NHL free agent forward Patrick Kane told The Associated Press on Thursday he’s been on the ice about 20 times already and is on track, if not ahead of the initial four to six month projection in returning to play since having hip resurfacing surgery on June 1.
“It’s just exciting to see progression and just feeling better on the ice,” Kane said by phone. “Kind of getting back to my old self, so it’s pretty exciting.”
The 34-year-old, three-time Stanley Cup winner says he has an upcoming doctor’s appointment during which he hopes to be cleared for contact.
Kane elected to have surgery to repair a nagging injury which hampered him over the past year with the Chicago Blackhawks and then down the stretch and playoffs after being traded to the New York Rangers.
Though eager to resume playing, Kane said he intends to stick with the six-month rehabilitation timetable.
“I think we’re at the point now where, I mean, could I come back early? Yeah, probably,” Kane said. “But does it make sense? You know, it might be better to take the full time and just make sure I’m at 105-110% instead of just 90-95. But it’s a lot better than I was last year.”
As for where he’ll be playing, Kane is staying patient while expecting to field offers once NHL teams open training camp in three weeks.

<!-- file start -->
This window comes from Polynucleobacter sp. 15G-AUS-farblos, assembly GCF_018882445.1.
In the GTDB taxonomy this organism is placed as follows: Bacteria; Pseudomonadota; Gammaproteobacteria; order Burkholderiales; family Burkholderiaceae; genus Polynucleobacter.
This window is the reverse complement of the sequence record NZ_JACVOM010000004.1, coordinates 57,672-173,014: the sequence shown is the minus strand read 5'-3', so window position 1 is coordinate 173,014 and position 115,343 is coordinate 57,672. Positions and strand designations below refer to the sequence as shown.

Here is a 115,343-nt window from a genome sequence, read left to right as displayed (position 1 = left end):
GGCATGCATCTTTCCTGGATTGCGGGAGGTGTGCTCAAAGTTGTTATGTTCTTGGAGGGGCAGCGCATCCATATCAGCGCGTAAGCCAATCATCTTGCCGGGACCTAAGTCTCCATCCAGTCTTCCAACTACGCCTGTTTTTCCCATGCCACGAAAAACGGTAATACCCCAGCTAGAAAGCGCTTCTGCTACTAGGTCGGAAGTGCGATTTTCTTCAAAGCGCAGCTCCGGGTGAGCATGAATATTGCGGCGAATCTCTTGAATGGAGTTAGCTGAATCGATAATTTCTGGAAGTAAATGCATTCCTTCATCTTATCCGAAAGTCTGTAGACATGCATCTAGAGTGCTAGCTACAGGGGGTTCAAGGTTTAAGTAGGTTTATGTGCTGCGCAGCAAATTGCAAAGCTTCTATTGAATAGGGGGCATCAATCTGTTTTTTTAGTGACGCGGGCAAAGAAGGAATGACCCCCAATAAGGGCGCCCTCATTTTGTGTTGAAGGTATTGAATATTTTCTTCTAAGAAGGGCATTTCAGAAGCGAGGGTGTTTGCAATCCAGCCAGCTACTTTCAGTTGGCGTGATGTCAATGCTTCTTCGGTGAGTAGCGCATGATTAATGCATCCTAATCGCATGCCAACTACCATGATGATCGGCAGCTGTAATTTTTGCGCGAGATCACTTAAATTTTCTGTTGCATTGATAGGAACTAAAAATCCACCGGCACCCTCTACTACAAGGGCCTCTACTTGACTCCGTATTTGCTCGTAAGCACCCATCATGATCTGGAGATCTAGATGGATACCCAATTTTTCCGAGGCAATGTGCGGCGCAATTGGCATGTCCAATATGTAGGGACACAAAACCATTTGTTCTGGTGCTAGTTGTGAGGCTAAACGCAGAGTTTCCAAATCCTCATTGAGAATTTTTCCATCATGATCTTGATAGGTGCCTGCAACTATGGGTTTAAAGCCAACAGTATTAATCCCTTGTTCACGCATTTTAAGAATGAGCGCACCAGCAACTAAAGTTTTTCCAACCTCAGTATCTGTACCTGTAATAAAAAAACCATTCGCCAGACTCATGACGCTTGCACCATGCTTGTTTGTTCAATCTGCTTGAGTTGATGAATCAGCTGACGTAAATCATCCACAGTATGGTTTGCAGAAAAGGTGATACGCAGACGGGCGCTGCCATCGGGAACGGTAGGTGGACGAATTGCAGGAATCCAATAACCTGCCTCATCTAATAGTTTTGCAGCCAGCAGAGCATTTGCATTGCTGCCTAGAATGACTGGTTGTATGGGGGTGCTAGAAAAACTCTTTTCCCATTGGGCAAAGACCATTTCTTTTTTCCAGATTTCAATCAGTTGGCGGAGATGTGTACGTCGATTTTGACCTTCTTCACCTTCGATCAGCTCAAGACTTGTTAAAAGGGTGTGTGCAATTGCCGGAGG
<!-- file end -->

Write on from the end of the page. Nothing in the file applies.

Then again, he added: “If someone wanted to come and give an offer that I was excited about, and a situation that I’m excited about, it’s not like I wouldn’t be listening just because of the situation I’m in.”
Kane’s production dipped last season in which he finished with 21 goals and 57 points in 73 games. Part of that was a result of his injury, with another spending the first 54 games on a Blackhawks team already retooling for the future.
His production went up upon being traded to the Rangers, where he had five goals and 12 points in 19 regular-season games, and adding a goal and five assists in New York’s seven-game first-round series loss to New Jersey.
From Buffalo, New York, Kane is second only to Mike Modano in scoring among U.S.-born players with 1,237 points. Kane was one of the centerpieces of Chicago’s Stanley Cup-winning teams in 2010, ’13 and ’15 and won the Hart Trophy as league MVP in 2016.
The NHL’s No. 1 draft pick in 2007, Kane joined Washington’s Nicklas Backstrom and Carl Hagelin as players to have the invasive hip surgery over the past year. It involves dislocating the upper end of the thighbone, trimming it, capping it and removing cartilage before putting it back in place.
Backstrom, who also was seeking to fix a lingering hip ailment, played seven months after the surgery and finished the season with 21 points in 39 games. Hagelin announced his retirement on Wednesday, citing an eye injury that has sidelined him for nearly a year and a half.
Before Backstrom, the only NHL player to come back from hip resurfacing surgery was longtime defenseman Ed Jovanovski, who got into 37 more games before calling it a career.
AP Hockey Writer Stephen Whyno contributed.
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